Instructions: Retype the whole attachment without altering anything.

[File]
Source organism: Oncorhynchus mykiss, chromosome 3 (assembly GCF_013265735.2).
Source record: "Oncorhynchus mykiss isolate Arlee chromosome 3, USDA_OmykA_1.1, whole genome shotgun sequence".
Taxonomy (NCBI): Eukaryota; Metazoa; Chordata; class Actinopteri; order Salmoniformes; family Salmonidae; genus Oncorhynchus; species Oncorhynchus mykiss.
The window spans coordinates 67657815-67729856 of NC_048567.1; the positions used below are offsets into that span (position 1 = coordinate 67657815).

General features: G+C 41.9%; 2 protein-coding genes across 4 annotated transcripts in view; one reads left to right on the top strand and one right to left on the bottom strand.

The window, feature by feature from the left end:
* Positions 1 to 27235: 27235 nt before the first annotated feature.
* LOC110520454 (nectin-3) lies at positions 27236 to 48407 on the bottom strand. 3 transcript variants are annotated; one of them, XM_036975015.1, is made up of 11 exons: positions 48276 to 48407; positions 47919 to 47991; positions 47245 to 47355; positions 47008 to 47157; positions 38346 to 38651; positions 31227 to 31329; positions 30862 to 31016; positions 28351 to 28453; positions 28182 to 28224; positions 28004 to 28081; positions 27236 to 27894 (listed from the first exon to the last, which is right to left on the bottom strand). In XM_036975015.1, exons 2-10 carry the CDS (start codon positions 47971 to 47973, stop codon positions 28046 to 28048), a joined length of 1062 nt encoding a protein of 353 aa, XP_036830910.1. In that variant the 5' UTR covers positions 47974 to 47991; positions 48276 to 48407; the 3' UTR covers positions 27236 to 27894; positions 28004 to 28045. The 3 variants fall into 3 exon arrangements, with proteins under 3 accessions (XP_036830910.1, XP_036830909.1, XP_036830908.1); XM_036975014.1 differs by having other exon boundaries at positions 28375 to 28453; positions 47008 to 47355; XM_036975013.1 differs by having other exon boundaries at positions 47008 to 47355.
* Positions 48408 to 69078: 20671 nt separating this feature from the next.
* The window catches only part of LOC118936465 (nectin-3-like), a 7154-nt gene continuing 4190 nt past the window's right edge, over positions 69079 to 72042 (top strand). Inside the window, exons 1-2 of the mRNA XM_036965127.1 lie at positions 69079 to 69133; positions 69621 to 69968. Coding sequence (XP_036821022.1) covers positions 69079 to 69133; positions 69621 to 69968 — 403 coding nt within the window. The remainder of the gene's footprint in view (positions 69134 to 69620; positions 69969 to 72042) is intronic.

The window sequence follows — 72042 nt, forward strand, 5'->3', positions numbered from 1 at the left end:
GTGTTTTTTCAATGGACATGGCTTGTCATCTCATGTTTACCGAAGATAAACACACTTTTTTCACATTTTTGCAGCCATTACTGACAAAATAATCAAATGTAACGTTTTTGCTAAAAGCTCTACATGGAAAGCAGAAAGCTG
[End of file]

Source organism: Oncorhynchus mykiss, chromosome 3 (assembly GCF_013265735.2).
Source record: "Oncorhynchus mykiss isolate Arlee chromosome 3, USDA_OmykA_1.1, whole genome shotgun sequence".
Taxonomy (NCBI): Eukaryota; Metazoa; Chordata; class Actinopteri; order Salmoniformes; family Salmonidae; genus Oncorhynchus; species Oncorhynchus mykiss.
The window spans coordinates 67657815-67729856 of NC_048567.1; the positions used below are offsets into that span (position 1 = coordinate 67657815).

General features: G+C 41.9%; 2 protein-coding genes across 4 annotated transcripts in view; one reads left to right on the top strand and one right to left on the bottom strand.

The window, feature by feature from the left end:
* Positions 1 to 27235: 27235 nt before the first annotated feature.
* LOC110520454 (nectin-3) lies at positions 27236 to 48407 on the bottom strand. 3 transcript variants are annotated; one of them, XM_036975015.1, is made up of 11 exons: positions 48276 to 48407; positions 47919 to 47991; positions 47245 to 47355; positions 47008 to 47157; positions 38346 to 38651; positions 31227 to 31329; positions 30862 to 31016; positions 28351 to 28453; positions 28182 to 28224; positions 28004 to 28081; positions 27236 to 27894 (listed from the first exon to the last, which is right to left on the bottom strand). In XM_036975015.1, exons 2-10 carry the CDS (start codon positions 47971 to 47973, stop codon positions 28046 to 28048), a joined length of 1062 nt encoding a protein of 353 aa, XP_036830910.1. In that variant the 5' UTR covers positions 47974 to 47991; positions 48276 to 48407; the 3' UTR covers positions 27236 to 27894; positions 28004 to 28045. The 3 variants fall into 3 exon arrangements, with proteins under 3 accessions (XP_036830910.1, XP_036830909.1, XP_036830908.1); XM_036975014.1 differs by having other exon boundaries at positions 28375 to 28453; positions 47008 to 47355; XM_036975013.1 differs by having other exon boundaries at positions 47008 to 47355.
* Positions 48408 to 69078: 20671 nt separating this feature from the next.
* The window catches only part of LOC118936465 (nectin-3-like), a 7154-nt gene continuing 4190 nt past the window's right edge, over positions 69079 to 72042 (top strand). Inside the window, exons 1-2 of the mRNA XM_036965127.1 lie at positions 69079 to 69133; positions 69621 to 69968. Coding sequence (XP_036821022.1) covers positions 69079 to 69133; positions 69621 to 69968 — 403 coding nt within the window. The remainder of the gene's footprint in view (positions 69134 to 69620; positions 69969 to 72042) is intronic.

The window sequence follows — 72042 nt, forward strand, 5'->3', positions numbered from 1 at the left end:
GTGTTTTTTCAATGGACATGGCTTGTCATCTCATGTTTACCGAAGATAAACACACTTTTTTCACATTTTTGCAGCCATTACTGACAAAATAATCAAATGTAACGTTTTTGCTAAAAGCTCTACATGGAAAGCAGAAAGCTG